Treating Open Wounds
What is an open wound?
Nearly everyone will experience an open wound at some point in their lives. An open wound is an injury that involves a break in the skin. Most of these are minor and can be treated at home. It’s important to seek medical attention if the wound has been bleeding more than 20 minutes or if there is a lot of bleeding.
Types of Open Wounds
Abrasions occur when the skin scrapes or rubs up against a hard or rough surface. There isn’t much bleeding, but the wound does need to be cleaned to avoid infection
An incision is when the skin comes into contact with a sharp object puncturing the skin. These tend to bleed quickly and severely. These types of wounds can damage tendons, ligaments and muscles.
A laceration is a tearing or a deep cut of the skin. The bleeding is rapid and extensive.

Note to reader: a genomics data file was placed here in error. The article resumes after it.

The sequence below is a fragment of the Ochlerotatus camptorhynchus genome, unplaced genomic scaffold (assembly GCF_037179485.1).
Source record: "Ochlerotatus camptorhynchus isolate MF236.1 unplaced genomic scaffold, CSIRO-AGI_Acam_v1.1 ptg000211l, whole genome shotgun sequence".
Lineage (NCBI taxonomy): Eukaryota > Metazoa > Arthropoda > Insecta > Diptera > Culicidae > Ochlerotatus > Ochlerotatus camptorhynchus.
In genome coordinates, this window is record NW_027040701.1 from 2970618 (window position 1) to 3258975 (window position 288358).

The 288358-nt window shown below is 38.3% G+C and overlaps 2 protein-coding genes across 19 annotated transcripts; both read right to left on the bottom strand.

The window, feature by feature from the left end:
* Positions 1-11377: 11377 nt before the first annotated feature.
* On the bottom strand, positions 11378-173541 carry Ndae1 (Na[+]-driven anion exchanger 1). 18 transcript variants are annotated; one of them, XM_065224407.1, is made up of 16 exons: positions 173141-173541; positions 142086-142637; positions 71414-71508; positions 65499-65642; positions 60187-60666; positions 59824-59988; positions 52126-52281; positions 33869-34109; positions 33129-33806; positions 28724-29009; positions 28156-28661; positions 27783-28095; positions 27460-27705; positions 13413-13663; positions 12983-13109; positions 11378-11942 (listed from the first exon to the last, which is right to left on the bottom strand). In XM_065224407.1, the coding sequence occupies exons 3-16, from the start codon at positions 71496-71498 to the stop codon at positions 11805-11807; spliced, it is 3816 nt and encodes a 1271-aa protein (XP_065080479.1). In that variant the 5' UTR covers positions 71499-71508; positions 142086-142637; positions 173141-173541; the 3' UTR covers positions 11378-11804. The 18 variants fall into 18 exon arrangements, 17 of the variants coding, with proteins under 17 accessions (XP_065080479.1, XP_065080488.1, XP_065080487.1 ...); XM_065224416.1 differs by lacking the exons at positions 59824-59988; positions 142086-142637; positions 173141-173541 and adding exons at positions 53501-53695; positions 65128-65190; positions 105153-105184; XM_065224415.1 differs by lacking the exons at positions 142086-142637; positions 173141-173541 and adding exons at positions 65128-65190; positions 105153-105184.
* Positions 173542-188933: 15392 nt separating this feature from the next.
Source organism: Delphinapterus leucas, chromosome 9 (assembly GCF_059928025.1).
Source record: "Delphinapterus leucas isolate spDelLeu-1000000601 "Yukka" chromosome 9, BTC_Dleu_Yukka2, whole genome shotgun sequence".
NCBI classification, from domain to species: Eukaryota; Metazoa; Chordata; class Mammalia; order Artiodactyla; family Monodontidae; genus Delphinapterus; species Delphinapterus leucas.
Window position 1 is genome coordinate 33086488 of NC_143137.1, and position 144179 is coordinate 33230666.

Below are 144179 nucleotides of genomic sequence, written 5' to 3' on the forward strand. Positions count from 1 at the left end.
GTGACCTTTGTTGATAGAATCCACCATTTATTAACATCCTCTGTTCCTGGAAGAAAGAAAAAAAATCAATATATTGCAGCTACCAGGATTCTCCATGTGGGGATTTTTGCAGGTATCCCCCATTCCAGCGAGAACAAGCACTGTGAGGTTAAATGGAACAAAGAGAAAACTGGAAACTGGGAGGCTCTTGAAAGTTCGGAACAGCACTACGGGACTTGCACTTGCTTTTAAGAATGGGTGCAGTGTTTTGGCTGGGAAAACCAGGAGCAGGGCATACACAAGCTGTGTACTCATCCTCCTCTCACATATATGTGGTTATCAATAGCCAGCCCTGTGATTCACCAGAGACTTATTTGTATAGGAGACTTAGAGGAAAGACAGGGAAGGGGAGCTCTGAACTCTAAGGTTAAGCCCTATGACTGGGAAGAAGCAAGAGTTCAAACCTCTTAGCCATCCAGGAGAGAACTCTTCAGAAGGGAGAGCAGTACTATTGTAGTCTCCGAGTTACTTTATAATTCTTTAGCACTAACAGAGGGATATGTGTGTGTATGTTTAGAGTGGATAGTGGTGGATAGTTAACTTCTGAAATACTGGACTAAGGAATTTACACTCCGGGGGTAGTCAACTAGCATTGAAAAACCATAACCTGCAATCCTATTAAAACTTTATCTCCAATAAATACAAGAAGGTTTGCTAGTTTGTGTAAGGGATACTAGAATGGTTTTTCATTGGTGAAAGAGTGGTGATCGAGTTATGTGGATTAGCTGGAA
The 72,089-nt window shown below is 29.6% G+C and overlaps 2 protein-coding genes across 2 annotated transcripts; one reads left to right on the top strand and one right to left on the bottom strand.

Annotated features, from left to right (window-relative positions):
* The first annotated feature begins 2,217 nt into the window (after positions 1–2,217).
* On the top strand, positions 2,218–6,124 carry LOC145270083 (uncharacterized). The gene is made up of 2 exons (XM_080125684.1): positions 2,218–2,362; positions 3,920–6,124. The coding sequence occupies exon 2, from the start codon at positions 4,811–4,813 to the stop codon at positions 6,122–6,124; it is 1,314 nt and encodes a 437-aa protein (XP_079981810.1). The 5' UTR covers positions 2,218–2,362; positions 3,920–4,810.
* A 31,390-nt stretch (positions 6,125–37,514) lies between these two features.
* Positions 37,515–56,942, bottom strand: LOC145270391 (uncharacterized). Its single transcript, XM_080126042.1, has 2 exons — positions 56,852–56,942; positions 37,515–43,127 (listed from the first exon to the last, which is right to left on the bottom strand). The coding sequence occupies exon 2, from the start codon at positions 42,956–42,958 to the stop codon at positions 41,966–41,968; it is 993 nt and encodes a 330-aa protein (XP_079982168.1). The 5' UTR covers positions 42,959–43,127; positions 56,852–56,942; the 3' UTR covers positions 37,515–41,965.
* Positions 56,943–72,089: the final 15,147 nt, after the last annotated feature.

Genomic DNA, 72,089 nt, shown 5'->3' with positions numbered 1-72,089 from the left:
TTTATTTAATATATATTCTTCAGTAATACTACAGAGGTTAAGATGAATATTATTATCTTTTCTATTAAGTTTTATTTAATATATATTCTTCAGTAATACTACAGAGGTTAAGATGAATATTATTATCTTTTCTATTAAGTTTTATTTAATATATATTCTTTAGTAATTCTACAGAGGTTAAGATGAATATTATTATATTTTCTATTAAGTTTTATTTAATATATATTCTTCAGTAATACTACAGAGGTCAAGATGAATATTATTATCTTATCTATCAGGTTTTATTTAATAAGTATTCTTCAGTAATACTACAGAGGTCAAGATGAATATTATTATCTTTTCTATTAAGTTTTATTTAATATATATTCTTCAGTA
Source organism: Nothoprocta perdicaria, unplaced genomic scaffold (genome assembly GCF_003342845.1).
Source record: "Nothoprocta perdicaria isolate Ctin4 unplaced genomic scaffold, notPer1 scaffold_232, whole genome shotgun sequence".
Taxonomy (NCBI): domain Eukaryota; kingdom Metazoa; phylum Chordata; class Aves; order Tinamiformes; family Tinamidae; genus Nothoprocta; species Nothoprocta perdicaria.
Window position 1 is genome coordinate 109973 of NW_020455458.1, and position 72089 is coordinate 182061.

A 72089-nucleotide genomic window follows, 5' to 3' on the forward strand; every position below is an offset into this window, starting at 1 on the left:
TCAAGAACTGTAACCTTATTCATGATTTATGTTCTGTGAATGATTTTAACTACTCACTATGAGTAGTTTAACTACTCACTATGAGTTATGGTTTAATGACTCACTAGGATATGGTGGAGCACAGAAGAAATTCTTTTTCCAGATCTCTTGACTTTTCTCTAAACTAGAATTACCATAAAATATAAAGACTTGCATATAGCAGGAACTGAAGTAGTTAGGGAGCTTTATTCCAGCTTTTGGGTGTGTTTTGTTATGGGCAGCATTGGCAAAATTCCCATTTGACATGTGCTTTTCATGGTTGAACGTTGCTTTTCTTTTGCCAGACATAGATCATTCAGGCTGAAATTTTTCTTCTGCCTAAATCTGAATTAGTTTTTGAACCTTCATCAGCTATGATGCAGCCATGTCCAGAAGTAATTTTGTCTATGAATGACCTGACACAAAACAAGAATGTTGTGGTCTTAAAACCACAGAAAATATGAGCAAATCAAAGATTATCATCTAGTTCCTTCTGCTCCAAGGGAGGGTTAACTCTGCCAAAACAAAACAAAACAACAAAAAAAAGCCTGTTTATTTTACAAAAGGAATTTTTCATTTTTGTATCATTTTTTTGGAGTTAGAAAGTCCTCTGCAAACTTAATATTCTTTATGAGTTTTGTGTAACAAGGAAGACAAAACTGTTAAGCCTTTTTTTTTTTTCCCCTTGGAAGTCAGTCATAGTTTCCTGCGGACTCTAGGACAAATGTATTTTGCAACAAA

A puncture is a small hole caused by a long pointy object, such as a needle or nail. They may not bleed as much, but these can cause deep wounds that can damage internal organs. If you have a puncture wound, visit your doctor for an evaluation. It is also important to get a tetanus booster shot to prevent infection.
When to see a doctor for an open wound:
Bleeding lasts longer than 20 minutes
Open wound is deeper than ½ inch
Bleeding does not stop with direct pressure
Bleeding is the results of a serious accident
Dr. Boris Volshteyn, our board certified plastic surgeon, specializes in the treatment of all types of open wounds. Please call us at 732-641-3550 if you would like to be evaluated by Dr. Volshteyn.